Everyone is an Influencer

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John Timmerman Influencer

If you’re standing anywhere near the marketing industry, you know that the term “influencer” is the hottest thing since sliced bread. It’s the buzzword of all buzzwords. It’s the king of the jungle. It’s…well, you get it, it’s everywhere.

The word influencer might be a bit overused, but it’s got everybody’s attention. And that’s because it describes one of the most valuable strategies that you can have when building your brand in this connected world we live in.

So let’s back up a second.

In case you don’t know what I’m talking about, the term “influencer” is used to describe someone on the Internet that has influence on an audience. Basically they have a significant amount of people that follow them somewhat regularly. For instance, celebrities are the most well known and widely used influencers. But they are reserved for the brands that can afford to pay them. The more valuable influencers – and more importantly, affordable – are the thousands, and even millions of people who have a small to medium size following on The Internet.

The reason they’re called influencers, is because if you can get them to mention a particular product or service to their audience, there’s a good chance that they will influence a large portion of their audience will buy into that idea.

Now the idea isn’t anything new. We seen it for decades with movie stars, musicians, athletes and anyone who holds the public’s attention. They endorse a product, and the public buys it. Why? Because we look up to them. We trust them to make decisions on what we should do and wear, so that we don’t have to.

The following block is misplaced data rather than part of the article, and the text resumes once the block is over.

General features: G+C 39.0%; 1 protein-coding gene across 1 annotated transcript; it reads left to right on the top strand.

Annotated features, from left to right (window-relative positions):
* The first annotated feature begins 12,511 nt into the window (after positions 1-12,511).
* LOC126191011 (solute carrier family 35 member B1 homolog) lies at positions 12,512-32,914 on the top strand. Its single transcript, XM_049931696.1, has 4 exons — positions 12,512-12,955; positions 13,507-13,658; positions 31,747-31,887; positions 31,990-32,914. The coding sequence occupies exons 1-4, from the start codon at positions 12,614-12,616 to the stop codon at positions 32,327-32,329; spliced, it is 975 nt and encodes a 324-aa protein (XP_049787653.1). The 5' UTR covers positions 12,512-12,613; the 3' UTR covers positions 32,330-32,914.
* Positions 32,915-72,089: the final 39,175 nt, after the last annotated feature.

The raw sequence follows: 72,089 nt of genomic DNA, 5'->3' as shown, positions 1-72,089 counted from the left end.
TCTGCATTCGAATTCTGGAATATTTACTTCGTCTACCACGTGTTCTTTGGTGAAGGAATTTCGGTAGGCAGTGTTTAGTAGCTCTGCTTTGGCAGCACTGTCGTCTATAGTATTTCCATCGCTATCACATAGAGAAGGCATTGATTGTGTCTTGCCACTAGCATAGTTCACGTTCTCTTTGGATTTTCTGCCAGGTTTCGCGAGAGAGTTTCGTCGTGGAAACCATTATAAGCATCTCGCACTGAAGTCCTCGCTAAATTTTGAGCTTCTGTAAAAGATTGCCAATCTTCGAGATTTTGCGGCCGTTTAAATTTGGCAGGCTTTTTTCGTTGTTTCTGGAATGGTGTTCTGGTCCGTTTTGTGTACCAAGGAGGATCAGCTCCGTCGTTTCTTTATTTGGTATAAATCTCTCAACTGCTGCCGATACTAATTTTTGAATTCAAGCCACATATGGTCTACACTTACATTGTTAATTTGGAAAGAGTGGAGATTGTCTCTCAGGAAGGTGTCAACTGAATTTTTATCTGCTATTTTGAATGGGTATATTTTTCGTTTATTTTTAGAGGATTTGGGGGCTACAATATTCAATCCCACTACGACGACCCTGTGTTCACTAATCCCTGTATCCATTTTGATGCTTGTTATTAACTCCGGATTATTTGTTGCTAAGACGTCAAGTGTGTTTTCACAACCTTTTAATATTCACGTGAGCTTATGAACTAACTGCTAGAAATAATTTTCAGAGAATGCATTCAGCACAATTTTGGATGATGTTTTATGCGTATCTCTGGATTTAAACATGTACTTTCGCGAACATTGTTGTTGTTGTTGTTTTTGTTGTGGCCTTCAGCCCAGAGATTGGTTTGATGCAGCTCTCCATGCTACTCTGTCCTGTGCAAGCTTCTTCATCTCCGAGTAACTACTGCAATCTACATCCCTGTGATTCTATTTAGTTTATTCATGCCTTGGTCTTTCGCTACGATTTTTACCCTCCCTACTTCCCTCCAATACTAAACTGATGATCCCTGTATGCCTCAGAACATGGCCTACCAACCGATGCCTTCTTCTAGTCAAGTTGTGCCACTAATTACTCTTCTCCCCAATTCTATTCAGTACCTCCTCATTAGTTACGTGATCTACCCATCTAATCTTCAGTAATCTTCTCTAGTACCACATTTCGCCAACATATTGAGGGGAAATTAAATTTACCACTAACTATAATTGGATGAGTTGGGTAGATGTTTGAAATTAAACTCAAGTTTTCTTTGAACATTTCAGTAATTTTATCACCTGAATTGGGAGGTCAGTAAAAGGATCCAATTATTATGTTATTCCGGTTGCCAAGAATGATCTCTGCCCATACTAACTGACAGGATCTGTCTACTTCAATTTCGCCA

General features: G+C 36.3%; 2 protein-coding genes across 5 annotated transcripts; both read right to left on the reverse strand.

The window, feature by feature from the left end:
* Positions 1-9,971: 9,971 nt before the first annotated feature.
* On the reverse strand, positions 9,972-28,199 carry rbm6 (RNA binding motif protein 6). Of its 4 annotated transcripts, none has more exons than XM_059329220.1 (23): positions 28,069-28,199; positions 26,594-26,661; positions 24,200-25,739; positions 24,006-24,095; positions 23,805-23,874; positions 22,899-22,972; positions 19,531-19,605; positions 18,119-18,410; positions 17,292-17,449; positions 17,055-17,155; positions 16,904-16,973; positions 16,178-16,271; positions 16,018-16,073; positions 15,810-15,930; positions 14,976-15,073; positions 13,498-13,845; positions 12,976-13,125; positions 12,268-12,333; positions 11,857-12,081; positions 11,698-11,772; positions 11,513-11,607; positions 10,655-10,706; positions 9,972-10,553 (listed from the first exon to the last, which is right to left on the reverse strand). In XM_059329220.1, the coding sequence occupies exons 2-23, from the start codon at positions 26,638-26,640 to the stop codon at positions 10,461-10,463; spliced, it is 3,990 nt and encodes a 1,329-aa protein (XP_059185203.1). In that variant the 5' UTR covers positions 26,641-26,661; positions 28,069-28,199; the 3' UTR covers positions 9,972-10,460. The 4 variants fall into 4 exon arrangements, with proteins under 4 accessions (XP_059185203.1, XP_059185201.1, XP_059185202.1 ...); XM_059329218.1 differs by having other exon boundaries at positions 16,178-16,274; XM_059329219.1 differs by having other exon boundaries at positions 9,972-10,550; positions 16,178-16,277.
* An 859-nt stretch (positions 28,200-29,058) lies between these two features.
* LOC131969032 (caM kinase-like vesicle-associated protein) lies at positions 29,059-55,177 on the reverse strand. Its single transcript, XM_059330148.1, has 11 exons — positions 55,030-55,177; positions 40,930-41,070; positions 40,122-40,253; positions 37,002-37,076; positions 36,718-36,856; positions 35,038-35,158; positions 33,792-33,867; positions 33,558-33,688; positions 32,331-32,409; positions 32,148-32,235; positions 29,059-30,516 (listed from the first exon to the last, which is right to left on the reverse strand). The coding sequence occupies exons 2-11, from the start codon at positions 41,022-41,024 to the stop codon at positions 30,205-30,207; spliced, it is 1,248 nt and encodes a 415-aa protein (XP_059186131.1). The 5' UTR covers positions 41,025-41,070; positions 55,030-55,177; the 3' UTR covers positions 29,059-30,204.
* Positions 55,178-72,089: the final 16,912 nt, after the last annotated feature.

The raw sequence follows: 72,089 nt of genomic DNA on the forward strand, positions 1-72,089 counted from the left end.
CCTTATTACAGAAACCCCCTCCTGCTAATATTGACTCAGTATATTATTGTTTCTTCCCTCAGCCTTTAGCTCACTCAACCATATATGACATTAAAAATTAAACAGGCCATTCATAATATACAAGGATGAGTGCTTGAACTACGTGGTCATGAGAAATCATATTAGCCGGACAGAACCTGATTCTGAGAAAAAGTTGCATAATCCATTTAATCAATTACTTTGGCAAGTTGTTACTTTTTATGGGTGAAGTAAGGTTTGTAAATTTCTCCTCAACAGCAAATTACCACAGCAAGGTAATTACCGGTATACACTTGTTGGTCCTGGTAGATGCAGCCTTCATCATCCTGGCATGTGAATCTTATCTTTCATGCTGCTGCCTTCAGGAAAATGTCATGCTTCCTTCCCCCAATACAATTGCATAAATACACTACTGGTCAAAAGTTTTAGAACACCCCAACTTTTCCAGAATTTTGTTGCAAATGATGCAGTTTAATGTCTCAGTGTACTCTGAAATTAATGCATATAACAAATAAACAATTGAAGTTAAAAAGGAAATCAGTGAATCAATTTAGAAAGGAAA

The only difference nowadays is that the Internet has allowed anyone to become a celebrity. So now we have thousands of people that the public looks up to and pays attention to for advice and how they should live. A popular YouTuber could be a young girl who gives make up tutorials and has the attention of millions of other young girls across the world. If she were to endorse a product, you bet your top dollar that the product is going to sell to a good portion of her audience. Why? Because if it’s good enough for her, it’s good enough for her fans.

Why it works

This strategy works, it’s in the numbers. It’s no secret anymore and many brands are doing it. But there still a huge opportunity that everyone is missing. We’re all so busy looking at the biggest influencers, that we forget about the micro-influencers. We forget how much it matters to have somebody notice us and ask us for our expert opinion, or to use our talents to show the world great things. We forget that Susie, who is 17 years old, as 2000 Instagram followers, and wants to be a singer, is trying to get herself noticed. And if she’s contacted by a person or a brand giving her props on her chops(singing skills), that she will be pumped for the opportunity to engage with them. And Susie will be more than willing to get a free product from you and tell every single one of her friends how awesome it is, just to get a quick shout out from you.

Heck we could even go smaller. Joe could be a 31-year-old construction worker who posts crazy worksite photos and videos and has 800 people following him on Instagram. If you’re in the construction products business, give him a shout out and figure out some sort of collaboration you too can do together. You get a shout out to an audience of potential new customers, and Joe has fun with a brand that he might start buying from in the future. It’s a win-win.

Make it happen

The opportunities are endless, and are only restricted by your marketing team’s level of creativity. There’s a good reason that the term “influencers” is so hot right now, it’s an effective marketing strategy, but you need to realize that everyone’s an influencer.” Almost everyone has a circle of friends following them that are influenced by their posts comments and shares. If you’re witty and creative enough, your brand can be part of that conversation.

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John Timmerman
About the author

John Timmerman

John Timmerman is the founder of Good Monster, a digital agency in Syracuse, NY. He is a former strength & conditioning coach and personal trainer who has trained NFL, MLB, NHL, PGA, UFC athletes, executives and everyone else for 10 years. When he's not burning the house down trying to cook up healthy ways to eat bacon, he's traveling and enjoying life to the fullest!